Pitting Resistance Equivalent Number

    Applications of PREN

    The applications of the PREN formula are considerable. Various industries use the method as a criterion for safe and effective material selection. Engineers in chemical processing, oil and gas, seawater and desalination industries regularly use it to identify suitable stainless steels for their applications. PREN lets them explore various grades and choose the one offering the best trade-offs between strength, durability, corrosion resistance, and price.

    The PREN values of various steels and related materials can vary considerably. Therefore, engineers must choose carefully.

    Ferritic, low-carbon steels use chromium as the main alloying element. Their PREN values are low, ranging from approximately 16 to 30. However, these alloys are also relatively inexpensive, making them suitable for various bulk applications.

    Austenitic steels are high-carbon steels that use a combination of chromium and nickel as the primary alloying elements. Their PREN values are slightly higher, ranging from 18 to 34, offering more corrosion resistance.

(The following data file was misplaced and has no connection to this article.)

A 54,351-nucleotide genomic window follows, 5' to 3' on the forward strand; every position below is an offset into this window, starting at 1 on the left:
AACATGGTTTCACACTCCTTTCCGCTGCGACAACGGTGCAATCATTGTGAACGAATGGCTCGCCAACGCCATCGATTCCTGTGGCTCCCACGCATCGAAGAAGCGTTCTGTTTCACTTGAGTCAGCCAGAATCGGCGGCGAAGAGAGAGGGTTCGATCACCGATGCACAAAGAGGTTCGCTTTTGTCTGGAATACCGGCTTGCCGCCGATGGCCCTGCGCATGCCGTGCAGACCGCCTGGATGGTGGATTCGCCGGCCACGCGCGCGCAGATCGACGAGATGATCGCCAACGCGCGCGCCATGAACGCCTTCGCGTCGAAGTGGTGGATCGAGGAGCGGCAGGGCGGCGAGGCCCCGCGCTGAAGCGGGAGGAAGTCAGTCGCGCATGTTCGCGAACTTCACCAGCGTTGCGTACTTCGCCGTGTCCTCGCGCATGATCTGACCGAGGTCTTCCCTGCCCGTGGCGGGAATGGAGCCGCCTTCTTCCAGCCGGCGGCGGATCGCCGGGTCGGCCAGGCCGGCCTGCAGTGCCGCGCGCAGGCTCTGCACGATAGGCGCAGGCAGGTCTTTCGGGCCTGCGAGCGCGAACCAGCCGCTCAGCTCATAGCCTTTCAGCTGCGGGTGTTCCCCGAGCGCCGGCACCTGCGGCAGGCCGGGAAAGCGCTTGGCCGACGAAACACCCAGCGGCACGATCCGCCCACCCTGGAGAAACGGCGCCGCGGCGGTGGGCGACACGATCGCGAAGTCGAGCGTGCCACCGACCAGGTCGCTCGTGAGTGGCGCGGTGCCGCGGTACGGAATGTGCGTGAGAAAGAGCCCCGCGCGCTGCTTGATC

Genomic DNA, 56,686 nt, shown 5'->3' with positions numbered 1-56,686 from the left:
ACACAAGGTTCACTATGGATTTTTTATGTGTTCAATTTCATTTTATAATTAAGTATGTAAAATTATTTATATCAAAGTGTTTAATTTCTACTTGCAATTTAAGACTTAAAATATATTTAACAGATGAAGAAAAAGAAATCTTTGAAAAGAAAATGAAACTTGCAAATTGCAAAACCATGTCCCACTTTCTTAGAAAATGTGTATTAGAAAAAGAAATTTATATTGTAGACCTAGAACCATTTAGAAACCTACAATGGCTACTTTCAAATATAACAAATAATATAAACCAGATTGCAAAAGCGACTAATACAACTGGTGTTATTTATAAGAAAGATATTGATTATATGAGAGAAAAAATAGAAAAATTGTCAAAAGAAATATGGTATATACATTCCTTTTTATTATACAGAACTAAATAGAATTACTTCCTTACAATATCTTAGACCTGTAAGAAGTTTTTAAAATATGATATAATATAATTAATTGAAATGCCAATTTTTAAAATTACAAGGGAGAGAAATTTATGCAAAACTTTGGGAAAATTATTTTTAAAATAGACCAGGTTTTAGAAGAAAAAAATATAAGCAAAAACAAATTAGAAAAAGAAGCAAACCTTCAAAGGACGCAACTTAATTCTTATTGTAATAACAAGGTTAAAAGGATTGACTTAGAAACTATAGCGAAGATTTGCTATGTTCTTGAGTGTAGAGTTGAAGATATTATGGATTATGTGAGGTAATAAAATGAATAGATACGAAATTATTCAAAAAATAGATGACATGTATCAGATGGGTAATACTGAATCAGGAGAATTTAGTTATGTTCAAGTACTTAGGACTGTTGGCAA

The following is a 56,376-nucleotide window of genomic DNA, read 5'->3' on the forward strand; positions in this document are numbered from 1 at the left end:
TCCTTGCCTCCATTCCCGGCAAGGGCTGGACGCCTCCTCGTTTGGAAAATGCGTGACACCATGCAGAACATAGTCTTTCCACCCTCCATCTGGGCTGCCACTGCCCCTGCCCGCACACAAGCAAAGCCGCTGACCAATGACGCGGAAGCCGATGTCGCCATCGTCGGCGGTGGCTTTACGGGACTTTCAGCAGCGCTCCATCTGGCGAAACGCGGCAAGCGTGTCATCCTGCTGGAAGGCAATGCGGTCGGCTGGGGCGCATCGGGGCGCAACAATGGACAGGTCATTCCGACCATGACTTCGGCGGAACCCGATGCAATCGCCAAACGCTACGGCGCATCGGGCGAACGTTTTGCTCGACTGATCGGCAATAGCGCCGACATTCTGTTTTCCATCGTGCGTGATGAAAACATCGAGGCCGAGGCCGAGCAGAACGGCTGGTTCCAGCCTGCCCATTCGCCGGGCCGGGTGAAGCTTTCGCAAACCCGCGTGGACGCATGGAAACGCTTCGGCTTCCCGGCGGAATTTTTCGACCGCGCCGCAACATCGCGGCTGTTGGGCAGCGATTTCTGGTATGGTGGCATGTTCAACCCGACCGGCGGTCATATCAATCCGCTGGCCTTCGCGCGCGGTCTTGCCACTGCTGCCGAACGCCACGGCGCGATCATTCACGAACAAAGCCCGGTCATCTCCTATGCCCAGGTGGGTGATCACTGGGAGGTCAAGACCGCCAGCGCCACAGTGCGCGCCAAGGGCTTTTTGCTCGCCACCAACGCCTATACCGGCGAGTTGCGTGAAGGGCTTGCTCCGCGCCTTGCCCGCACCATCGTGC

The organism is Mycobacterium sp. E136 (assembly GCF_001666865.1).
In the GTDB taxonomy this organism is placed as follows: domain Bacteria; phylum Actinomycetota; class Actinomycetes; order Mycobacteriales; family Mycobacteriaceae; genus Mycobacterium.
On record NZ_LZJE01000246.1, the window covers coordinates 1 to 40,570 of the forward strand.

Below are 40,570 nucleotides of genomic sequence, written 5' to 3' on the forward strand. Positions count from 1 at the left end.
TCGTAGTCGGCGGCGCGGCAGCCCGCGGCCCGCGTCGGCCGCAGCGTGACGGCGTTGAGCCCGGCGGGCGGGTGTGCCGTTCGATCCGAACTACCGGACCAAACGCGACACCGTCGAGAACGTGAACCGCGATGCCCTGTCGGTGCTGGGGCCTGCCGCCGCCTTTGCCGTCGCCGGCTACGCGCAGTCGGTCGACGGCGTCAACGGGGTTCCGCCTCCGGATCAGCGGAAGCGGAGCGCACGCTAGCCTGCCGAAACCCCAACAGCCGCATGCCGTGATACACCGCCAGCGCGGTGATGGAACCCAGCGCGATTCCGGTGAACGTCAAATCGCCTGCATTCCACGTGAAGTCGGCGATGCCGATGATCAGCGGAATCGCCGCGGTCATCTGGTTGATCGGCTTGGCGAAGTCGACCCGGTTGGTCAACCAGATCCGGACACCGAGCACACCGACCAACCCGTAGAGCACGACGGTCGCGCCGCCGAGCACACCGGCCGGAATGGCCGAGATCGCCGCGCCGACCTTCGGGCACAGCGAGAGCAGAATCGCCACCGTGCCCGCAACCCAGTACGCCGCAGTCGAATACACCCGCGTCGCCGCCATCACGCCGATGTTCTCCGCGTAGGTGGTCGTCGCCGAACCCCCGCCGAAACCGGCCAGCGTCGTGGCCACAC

Duplex steels are more resistant, still. Also known as austenitic-ferritic steels because of their metallurgical structure, their PREN values range from 30 to 40.

    Lastly, super duplex steels have extremely high PREN values, ranging from 40 to 50. “Hyper-duplex” steels may have PREN values higher than this.

    Benefits of using materials with high PREN values

    The benefits of using high PREN-value steels are considerable.

    The main benefit is their superior corrosion resistance. Pitting in chloride or anion-containing environments is significantly less likely to occur. Increasing the concentration of protective elements, such as chromium, molybdenum, and tungsten, gives the protective oxide film a greater ability to heal itself against pitting corrosion.

    High PREN steels may also confer additional benefits, including:

    • Greater strength and toughness than low-PREN-value materials
    • Reduced maintenance costs, especially when used in piping applications
    • Greater equipment reliability


    In summary, 'Pitting Resistance Equivalent Number' is a measure of the degree to which stainless steel alloys can resist pitting corrosion. Ferritic steels are cheap and cheerful but have low PREN values, while premium duplex steels offer the most corrosion resistance.

    PREN is an essential tool in material selection. Engineers can use it to explore hypothetical differences between various metals to choose the ones that balance their price-performance objectives.

    LoneStar Fasteners Europe is a leading manufacturer and supplier of high-performance fasteners that adhere to relevant standards and provide our customers with the solutions they need to maintain safety and compliance. Learn more about our precision bolting or contact us to make an enquiry.